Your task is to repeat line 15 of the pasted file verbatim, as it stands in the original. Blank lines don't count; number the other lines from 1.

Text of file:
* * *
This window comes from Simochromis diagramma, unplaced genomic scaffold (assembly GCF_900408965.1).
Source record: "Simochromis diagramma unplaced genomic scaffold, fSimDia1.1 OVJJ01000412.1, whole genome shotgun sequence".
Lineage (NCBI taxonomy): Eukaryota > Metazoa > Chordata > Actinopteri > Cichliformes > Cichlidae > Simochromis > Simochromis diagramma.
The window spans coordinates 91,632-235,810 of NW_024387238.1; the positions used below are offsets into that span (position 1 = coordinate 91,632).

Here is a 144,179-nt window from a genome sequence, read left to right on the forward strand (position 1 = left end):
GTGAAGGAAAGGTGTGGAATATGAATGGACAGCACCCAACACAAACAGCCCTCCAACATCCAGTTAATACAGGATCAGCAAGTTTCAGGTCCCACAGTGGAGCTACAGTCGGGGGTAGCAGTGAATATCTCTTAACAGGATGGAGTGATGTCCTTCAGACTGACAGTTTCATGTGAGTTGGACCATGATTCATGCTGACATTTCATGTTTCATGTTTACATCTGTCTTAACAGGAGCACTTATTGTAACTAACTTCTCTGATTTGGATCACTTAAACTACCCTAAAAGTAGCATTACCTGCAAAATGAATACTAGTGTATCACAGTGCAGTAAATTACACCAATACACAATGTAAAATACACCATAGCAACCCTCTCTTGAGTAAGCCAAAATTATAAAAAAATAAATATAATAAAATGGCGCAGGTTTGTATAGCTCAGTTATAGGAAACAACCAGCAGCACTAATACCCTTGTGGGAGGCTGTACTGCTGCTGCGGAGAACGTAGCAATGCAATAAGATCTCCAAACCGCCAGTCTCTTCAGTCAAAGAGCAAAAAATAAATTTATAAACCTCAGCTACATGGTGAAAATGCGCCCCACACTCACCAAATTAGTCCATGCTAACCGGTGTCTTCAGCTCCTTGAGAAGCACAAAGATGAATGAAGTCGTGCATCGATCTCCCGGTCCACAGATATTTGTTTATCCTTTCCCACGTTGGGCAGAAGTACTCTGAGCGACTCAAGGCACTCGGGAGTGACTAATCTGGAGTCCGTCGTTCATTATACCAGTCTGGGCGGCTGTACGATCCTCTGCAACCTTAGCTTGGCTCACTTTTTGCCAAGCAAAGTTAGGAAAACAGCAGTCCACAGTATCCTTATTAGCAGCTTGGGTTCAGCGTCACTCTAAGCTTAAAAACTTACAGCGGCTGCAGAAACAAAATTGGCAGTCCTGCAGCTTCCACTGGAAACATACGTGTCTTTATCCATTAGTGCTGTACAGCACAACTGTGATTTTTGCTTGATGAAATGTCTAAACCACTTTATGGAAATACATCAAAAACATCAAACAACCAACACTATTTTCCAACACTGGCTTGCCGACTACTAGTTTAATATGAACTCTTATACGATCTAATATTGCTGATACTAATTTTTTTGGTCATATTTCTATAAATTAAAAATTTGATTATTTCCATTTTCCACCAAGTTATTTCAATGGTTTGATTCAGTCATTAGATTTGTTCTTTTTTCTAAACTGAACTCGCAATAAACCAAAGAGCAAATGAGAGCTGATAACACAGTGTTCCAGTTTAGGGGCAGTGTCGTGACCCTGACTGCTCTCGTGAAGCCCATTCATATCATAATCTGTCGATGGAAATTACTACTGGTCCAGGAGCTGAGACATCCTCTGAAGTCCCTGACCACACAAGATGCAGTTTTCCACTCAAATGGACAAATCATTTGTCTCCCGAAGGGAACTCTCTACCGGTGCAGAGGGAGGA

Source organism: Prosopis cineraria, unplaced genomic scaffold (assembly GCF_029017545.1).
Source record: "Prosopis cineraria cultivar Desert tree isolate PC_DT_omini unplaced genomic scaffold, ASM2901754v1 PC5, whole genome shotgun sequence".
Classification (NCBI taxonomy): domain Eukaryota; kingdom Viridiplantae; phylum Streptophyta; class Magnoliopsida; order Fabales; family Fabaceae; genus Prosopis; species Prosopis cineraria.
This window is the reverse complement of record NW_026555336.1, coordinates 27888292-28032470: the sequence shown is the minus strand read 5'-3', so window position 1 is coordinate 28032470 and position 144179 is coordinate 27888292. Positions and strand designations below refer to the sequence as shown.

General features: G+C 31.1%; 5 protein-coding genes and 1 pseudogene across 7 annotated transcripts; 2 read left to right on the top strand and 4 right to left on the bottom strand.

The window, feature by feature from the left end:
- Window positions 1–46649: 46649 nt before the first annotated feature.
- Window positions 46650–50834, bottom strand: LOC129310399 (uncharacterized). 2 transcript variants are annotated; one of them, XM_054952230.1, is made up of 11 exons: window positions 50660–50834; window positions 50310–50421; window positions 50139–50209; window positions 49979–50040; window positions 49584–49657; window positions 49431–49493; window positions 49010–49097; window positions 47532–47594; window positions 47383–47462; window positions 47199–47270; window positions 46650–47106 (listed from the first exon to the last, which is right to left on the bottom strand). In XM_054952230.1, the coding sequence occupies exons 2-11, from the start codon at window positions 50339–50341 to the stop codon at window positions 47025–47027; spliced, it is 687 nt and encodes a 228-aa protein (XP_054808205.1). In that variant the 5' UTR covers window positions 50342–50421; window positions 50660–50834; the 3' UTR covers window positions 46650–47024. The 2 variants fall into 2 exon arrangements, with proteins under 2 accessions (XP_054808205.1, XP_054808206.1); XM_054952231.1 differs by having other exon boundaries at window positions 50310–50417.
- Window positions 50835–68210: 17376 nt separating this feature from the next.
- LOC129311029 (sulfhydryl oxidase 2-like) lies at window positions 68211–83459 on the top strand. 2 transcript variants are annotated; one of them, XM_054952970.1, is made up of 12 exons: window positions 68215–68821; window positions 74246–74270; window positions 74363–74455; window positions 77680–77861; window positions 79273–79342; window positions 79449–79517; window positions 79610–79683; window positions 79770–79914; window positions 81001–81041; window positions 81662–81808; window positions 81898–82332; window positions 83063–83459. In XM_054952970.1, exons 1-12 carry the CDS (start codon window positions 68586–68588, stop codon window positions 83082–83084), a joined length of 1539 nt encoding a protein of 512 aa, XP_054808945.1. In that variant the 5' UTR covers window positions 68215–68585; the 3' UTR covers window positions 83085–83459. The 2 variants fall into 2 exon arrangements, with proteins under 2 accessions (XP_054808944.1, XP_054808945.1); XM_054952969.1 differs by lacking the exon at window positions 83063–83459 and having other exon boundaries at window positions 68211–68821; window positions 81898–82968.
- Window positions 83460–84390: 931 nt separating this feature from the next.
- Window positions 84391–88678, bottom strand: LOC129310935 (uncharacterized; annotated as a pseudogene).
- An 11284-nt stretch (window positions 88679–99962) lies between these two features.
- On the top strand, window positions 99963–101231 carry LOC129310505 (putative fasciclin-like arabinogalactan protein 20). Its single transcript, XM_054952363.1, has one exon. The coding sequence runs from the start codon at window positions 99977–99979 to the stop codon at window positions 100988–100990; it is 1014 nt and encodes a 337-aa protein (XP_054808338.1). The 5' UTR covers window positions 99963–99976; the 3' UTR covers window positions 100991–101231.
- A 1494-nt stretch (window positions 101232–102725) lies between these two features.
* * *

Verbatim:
- Window positions 50835–68210: 17376 nt separating this feature from the next.